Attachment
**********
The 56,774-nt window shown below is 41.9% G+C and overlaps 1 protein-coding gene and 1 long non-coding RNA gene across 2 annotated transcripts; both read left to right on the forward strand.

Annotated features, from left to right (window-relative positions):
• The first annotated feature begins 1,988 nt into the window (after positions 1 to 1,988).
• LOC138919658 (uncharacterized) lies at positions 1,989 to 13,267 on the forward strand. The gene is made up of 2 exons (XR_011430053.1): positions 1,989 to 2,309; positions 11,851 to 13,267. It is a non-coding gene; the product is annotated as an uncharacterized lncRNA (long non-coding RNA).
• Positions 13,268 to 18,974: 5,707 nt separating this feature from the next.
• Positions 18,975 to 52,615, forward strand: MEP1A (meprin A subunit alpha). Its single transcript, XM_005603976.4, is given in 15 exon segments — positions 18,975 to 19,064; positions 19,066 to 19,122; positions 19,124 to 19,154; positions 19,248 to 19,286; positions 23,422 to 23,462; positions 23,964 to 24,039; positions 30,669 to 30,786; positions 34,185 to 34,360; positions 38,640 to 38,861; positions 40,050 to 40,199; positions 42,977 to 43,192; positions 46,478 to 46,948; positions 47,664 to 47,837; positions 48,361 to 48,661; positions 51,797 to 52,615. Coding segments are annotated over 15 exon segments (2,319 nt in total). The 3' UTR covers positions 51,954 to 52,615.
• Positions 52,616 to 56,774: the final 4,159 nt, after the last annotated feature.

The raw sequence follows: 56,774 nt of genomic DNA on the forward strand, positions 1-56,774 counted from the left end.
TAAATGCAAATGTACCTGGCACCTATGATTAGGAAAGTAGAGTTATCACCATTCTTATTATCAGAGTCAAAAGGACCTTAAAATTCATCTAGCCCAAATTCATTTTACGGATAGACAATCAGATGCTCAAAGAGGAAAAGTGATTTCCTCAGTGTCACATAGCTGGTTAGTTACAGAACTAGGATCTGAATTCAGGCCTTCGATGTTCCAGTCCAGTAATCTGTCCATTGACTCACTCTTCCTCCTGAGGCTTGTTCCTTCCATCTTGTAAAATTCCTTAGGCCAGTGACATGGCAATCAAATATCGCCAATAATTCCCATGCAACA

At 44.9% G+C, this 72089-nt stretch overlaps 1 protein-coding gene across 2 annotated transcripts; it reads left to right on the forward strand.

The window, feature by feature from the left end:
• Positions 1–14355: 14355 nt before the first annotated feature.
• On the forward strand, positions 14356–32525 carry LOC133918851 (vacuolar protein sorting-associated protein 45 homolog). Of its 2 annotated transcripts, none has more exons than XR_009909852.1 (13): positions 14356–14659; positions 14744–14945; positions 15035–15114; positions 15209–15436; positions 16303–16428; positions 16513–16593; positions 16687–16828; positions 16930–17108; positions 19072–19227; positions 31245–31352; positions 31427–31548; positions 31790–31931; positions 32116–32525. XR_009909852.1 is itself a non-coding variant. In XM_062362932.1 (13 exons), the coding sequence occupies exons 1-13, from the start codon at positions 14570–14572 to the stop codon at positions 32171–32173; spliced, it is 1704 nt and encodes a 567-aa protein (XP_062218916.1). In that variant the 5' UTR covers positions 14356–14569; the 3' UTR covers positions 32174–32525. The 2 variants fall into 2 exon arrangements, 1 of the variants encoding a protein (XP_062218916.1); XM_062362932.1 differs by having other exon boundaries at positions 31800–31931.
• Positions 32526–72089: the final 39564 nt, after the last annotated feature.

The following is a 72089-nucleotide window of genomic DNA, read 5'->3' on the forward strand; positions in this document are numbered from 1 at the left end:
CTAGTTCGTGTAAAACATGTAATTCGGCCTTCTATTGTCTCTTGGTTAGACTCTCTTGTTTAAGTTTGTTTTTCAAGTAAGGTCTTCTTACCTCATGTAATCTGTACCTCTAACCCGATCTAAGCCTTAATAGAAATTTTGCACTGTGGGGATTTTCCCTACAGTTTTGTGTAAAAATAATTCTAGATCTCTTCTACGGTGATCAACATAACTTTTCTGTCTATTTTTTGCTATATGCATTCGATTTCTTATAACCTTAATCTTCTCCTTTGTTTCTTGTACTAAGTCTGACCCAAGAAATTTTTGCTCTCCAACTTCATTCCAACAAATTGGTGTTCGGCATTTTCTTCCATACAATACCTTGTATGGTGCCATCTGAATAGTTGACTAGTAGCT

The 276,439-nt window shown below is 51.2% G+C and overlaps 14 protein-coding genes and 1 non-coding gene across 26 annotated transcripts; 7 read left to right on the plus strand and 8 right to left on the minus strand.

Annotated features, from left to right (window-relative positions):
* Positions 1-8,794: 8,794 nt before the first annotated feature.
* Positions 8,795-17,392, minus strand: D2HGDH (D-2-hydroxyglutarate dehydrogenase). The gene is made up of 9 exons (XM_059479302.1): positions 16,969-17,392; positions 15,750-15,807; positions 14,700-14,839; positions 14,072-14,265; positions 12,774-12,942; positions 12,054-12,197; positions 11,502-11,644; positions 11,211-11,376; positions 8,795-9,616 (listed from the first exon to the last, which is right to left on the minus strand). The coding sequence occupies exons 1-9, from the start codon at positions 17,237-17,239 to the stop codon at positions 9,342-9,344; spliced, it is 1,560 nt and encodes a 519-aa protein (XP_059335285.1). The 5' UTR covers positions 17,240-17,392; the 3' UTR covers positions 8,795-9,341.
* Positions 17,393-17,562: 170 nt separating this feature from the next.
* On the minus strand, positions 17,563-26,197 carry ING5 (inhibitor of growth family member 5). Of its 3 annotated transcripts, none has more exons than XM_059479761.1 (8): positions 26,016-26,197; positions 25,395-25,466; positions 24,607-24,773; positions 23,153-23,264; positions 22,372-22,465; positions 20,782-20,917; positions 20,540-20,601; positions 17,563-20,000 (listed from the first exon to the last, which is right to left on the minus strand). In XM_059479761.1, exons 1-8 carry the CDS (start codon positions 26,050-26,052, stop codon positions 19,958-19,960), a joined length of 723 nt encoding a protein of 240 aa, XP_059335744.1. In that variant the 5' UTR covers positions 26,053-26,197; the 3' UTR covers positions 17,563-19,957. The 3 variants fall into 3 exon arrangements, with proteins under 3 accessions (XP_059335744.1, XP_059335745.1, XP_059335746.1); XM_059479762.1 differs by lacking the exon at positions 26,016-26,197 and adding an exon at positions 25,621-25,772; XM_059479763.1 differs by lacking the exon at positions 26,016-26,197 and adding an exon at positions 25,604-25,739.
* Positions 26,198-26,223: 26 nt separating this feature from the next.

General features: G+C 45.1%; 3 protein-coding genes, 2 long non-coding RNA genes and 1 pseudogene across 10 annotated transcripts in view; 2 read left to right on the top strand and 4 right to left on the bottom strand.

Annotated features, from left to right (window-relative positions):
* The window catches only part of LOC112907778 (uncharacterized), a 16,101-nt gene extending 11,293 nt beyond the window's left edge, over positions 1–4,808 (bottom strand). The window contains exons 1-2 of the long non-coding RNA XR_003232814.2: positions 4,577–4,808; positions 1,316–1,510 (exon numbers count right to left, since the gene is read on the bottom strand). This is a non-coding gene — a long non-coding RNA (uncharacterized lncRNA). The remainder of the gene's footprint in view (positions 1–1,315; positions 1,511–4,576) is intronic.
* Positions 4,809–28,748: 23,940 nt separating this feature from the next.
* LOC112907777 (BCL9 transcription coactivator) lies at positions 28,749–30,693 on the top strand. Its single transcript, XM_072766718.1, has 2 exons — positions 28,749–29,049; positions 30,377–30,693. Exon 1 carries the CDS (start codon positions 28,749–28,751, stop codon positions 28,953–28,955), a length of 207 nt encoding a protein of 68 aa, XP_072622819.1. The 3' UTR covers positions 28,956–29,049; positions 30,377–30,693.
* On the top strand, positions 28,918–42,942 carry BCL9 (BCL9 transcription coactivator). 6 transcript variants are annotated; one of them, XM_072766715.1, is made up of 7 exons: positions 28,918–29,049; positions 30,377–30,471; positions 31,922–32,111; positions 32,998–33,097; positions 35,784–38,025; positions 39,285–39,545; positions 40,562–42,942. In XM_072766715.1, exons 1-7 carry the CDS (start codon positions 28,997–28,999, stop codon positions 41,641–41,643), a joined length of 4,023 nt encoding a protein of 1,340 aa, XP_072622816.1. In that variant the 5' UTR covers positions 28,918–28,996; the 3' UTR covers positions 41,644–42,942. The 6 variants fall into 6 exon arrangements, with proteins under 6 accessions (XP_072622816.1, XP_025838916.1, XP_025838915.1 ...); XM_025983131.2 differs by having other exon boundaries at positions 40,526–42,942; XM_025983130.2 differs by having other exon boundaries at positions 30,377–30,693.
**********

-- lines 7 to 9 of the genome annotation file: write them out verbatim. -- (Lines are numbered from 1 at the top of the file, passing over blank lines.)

• Positions 52,616 to 56,774: the final 4,159 nt, after the last annotated feature.

The raw sequence follows: 56,774 nt of genomic DNA on the forward strand, positions 1-56,774 counted from the left end.
TAAATGCAAATGTACCTGGCACCTATGATTAGGAAAGTAGAGTTATCACCATTCTTATTATCAGAGTCAAAAGGACCTTAAAATTCATCTAGCCCAAATTCATTTTACGGATAGACAATCAGATGCTCAAAGAGGAAAAGTGATTTCCTCAGTGTCACATAGCTGGTTAGTTACAGAACTAGGATCTGAATTCAGGCCTTCGATGTTCCAGTCCAGTAATCTGTCCATTGACTCACTCTTCCTCCTGAGGCTTGTTCCTTCCATCTTGTAAAATTCCTTAGGCCAGTGACATGGCAATCAAATATCGCCAATAATTCCCATGCAACA